After people agreed to take part in the study, they received a kit containing 12 rapid home tests. They were advised to test every other day. They were also asked to answer questions about their symptoms.

Of the 127 who took Paxlovid, about 14% saw their viral load rise after treatment. This group tested positive for Covid-19, tested negative after completing their 5-day course of Paxlovid, and then tested positive again a few days later. Around 19% saw their symptoms return after completing their Paxlovid treatment although they may not have tested positive again.

Some of the people in the comparison group also experienced rebound – although this seemed to be less common for these patients compared to the group that took Paxlovid. About 9% of the 43 people in this group tested positive again after initially clearing the infection and about 7% of them reported that their symptoms had returned.

So far, Pandit said, the study shows two main things: as many have suspected, Covid-19 rebound appears to be more common than previous research suggested; rebound may also occur whether or not you take Paxlovid.

“The incidence rates [reported by previous studies] have had huge varying numbers, and most of them tend to be single digits,” Pandit said. “The message really is that we are seeing a higher number of incidents,” he said.

The study was published as a preprint, ahead of peer review.

Researchers who weren’t involved in the study agreed it was on the right track and said the numbers it collects will firm up over time. This should also help answer the question of whether rebounding is really more common after taking Paxlovid.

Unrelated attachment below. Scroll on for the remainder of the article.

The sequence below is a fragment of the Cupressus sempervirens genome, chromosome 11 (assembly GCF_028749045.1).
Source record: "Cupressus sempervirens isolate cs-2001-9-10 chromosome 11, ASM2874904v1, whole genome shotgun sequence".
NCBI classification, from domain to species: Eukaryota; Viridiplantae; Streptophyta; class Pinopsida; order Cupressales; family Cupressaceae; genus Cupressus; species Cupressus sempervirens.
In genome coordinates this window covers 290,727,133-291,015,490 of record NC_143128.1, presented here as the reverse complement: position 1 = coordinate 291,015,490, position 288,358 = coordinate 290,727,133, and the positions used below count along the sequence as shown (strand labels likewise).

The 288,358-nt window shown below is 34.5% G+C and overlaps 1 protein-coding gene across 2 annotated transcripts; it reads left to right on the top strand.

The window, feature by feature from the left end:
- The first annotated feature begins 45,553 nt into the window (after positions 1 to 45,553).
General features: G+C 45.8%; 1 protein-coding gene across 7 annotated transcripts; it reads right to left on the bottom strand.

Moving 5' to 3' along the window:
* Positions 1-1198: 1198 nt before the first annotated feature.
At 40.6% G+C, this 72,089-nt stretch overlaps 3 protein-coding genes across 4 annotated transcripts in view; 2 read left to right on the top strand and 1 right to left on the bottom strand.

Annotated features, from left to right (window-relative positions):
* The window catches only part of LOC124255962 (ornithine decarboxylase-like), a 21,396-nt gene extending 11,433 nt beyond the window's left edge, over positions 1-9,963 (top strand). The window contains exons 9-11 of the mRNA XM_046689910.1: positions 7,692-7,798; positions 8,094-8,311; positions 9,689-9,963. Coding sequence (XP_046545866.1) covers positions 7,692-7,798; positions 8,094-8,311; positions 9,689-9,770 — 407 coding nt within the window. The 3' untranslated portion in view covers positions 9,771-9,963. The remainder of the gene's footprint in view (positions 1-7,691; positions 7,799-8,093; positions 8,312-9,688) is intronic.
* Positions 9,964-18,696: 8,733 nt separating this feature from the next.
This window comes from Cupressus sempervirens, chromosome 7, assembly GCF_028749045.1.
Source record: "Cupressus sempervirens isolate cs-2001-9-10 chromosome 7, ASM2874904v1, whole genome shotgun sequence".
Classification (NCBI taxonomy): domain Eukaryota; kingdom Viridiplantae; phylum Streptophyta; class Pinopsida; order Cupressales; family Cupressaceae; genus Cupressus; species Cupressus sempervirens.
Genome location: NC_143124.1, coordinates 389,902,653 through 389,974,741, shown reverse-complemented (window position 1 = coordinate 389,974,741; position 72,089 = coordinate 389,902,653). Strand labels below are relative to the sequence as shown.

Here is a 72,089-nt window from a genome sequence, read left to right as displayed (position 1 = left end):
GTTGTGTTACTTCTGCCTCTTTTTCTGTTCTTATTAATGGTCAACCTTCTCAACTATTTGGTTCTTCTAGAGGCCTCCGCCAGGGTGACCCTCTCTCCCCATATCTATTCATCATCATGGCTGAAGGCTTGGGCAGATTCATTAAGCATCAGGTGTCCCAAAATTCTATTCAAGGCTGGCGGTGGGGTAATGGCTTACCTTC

“There is an indication that symptom rebound is more common in Paxlovid-treated participants than in untreated controls, but larger numbers are needed to draw reliable conclusions,” said Dr. Michael Charness, Chief of Staff of the VA Boston Healthcare System. Charness has documented instances of Paxlovid rebounding, including his own.

Pandit says they will continue to follow study participants and plan additional rounds of testing to try to answer other lingering questions such as “why is the rebound happening in the first place?” And is it possible to avoid rebound by adjusting the dosage or duration of treatment? Does the rebound have anything to do with the long Covid? ”

Currently, there is no consensus on what should be done in the event of a rebound.

At least one study has documented a case of a person with rebound Covid-19 who took Paxlovid and transmitted the infection to an infant.

Typically, rebound cases are mild and resolve within a few days. Fear of a rebound shouldn’t stop anyone from taking the drug in the first place, Pandit says.

“There is a lot of under-prescription of Paxlovid. We know it reduces hospitalization rates, reduces symptom progression, we know that, and we don’t want to fuel the fire of underprescribing,” Pandit says.

In clinical trials, Paxlovid was nearly 90% effective in preventing hospitalizations and deaths in high-risk patients. As the virus evolves to beat other types of treatments, Paxlovid has continued to work.

Similarly, says Pandit, uncertainty about rebound almost certainly makes people hesitant to use the drug. Studying rebound, he says, should shed important light on the problem and help equip people with knowledge.

“We need to understand that one of the causes of underprescribing is this misunderstanding of what the incidence rates really are,” he said. “It’s something we need to look at, so we can counter it.”